After nearly twenty years of the relentless call of the Great Book of Power and an unwavering bond with the Eye of Jupiter, Anastasie Eloise Bertrand was now free. The feeling was both liberating and terrifying. Liberating because she was alone with her thoughts for the first time in her adult life, and terrifying because she now stood on the surface of an alien planet light years away from Earth with no discernible way to return.
It was night in this place, but the golden moon lit up the rocky terrain and reflected off of the sapphire like surface of the sea lapping at the shore below them. They had already climbed halfway down the rocky bluff that the Eye of Jupiter had transported them to a short while ago, and now stood on a small outcrop of rock overlooking the water.
Her father, or rather the reincarnation of her father, stood a few paces ahead of her rummaging through the backpack he’d brought. She was still amazed at how much this twenty something year old man with the swarthy complexion and dark unkempt hair reminded her of the father from her memories. She decided it was his mannerisms...the way he arched his eyebrow...the tilt of his head...the way he held his mouth...a combination of little things that added up to make a whole. In this life she knew him as Frederick, and was still getting used to calling him Dad.
Frederick seemed to notice her gaze. “What’s wrong, Ana?”
She glanced back toward the top of the bluff. “I’ve lost connection with the Eye.”
“Are you sure? Perhaps we’re just so far away that it’s only a faint signal.”
She shook her head. “I don’t think so. When we stepped through I lost the connection immediately. It was abrupt.” She furrowed her brow. “Like a line went dead. You know what I mean?”
He scratched at the stubble on his chin. “I think so, but I’ve never been connected to the Book or the Eye the same way as you. Maybe you should sit for a while and meditate...try to reach out to it or something.” He retrieved a pair of binoculars from his bag. “I’m going to scan the horizon and see if I can see any signs of civilization...or wild animals.”
She smiled at his attempt at humor. She knew he was more concerned about the lost connection than he was letting on, but he had always been that way...forever the hopeful optimist. He was like a rock, and it was the one thing about him that kept her calm despite the circumstances.
“I’ll see what I can do.” She dusted off a patch of rock and sat cross legged on the cool surface, glad that she had opted for cargo pants over shorts. She closed her eyes, but opened them again to address her father. “Oh, and let me know if you spot anything.”
He waved at her and adjusted the binoculars. “Will do.”
Ana closed her eyes again and attempted to regulate her breathing. It was a technique that Master Jing had taught her in another life, one of many.
She didn’t attempt to make a connection again at first. Regulating her heartbeat and steadying her nerves was the first order of business. Shut out in order to invite in...Jing had said something like that. It was a little hard to remember all of these centuries later, in this new body restored and reinforced as a side effect of the process that Martin and the Horsemen had unleashed upon her…upon the world.
Breathe, Ana...concentrate on the now. Feel the energy of this place. Can you use the energy here? Amplify it in some way?
She kept her eyes closed and reached out with her mind. No detectable signal from the Eye, but the faintest pulse of energy below her. This time she reached out to that energy, pulling it up from the earth, spreading it out into a cone, expanding its mass exponentially.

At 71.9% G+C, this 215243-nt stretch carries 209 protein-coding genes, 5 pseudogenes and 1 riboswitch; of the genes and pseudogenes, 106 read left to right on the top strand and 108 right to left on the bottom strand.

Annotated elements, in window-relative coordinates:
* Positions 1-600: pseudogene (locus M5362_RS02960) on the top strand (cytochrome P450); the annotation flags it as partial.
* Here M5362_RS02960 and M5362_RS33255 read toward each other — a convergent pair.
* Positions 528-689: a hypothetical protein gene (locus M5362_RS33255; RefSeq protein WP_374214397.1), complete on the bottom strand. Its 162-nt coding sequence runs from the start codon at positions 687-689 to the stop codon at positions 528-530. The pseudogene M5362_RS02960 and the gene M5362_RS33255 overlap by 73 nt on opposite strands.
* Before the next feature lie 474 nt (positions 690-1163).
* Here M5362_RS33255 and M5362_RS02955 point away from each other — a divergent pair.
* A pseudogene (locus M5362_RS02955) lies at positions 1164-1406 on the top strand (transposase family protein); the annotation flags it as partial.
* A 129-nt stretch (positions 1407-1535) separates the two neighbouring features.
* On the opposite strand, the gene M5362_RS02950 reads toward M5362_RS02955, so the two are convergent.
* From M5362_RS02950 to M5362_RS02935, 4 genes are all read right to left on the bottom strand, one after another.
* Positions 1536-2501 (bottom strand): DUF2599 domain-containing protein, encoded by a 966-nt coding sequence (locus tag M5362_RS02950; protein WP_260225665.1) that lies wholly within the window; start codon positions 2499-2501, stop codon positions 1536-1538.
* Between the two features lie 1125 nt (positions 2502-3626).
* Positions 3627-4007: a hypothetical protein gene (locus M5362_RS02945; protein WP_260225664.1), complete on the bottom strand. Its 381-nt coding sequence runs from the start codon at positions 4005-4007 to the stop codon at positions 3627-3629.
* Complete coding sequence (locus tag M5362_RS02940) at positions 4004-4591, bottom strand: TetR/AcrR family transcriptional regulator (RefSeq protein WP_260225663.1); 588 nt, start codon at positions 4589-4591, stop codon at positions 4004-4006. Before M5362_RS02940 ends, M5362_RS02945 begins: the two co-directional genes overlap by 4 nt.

A gust of wind rushed over her interrupting her concentration. The energy dissipated into the night air.
Focus, Ana. Shut out distraction and invite in that which you seek. That was closer to Jing’s intent, was it not?
She reached out for the energy again, repeating her previous efforts. Once again the energy was drawn upward, spread outward and expanded in mass. She guided it toward the top of the bluff with her mind, and just before it reached the edge, she simultaneously called for the Eye, and encoded her own message into the stream of energy.
A spark. The faintest of signals. There was something there, but it was too weak to establish any solid connection to. She let out a breath and opened her eyes.
Her father was looking back up at her. “Any luck?”
She shook her head. “Not really.” She wiped a bead of sweat from her forehead.
“Well, I did get a very faint signal, but it’s way too distant to work with.” She got up from her position on the rock. “Do you think we should go back to the top and keep trying?”
He seemed to consider the possibility for a moment. “I don’t think so, at least not yet anyway.” He smiled at her. “Besides, we came here to explore and find out more about our people didn’t we?”
“Well, yes, but--”
“But nothing.” He motioned for her to join him. “We’re here, and I haven’t spotted anything overtly hostile, so why not take a look around?”
She put her hands on her hips and bit at her bottom lip. “Well...”
“Come on, I know it must be disconcerting losing a connection you’ve become so used to, but we came here for a reason...you came here for a reason.” He held out his hand to her. “Besides, we can always come back to this spot and try again later if nothing promising turns up.”
He was definitely the eternal optimist, but she had to agree he had a point. They were in no immediate danger, and she had come here for a reason, to learn who she really was...where she came from...what her purpose was...where she belonged in the grand scheme of things.
“That’s it. Come on now.” He handed her the binoculars. “Plus, I think I may have spotted something interesting. See what you make of it.”
She adjusted the binoculars and pointed them toward the area her father had indicated several hundred yards from a craggy inlet at the edge of the sea. If it hadn’t been for the reflection from the moon, she may have missed it entirely. “What is that? It looks like a cylinder lying in tall grass.”
“I don’t know.” He rested a hand on her shoulder. “Try to look straight at it through the binoculars, and tell me what you see.”
“That’s weird. Whenever I look directly at it, it’s almost like it disappears…or that I’m looking through it.” She handed the binoculars back to him.
“That’s what I thought at first, but I think it’s actually some kind of reflective camoflauge.”
“How do you mean?”
“I could be way off, but the way the light distorts it makes me think that it’s actually reflecting the grass in the field.” He threw his backpack over his shoulder, and handed the other one to Ana. “I can’t imagine what it is though.”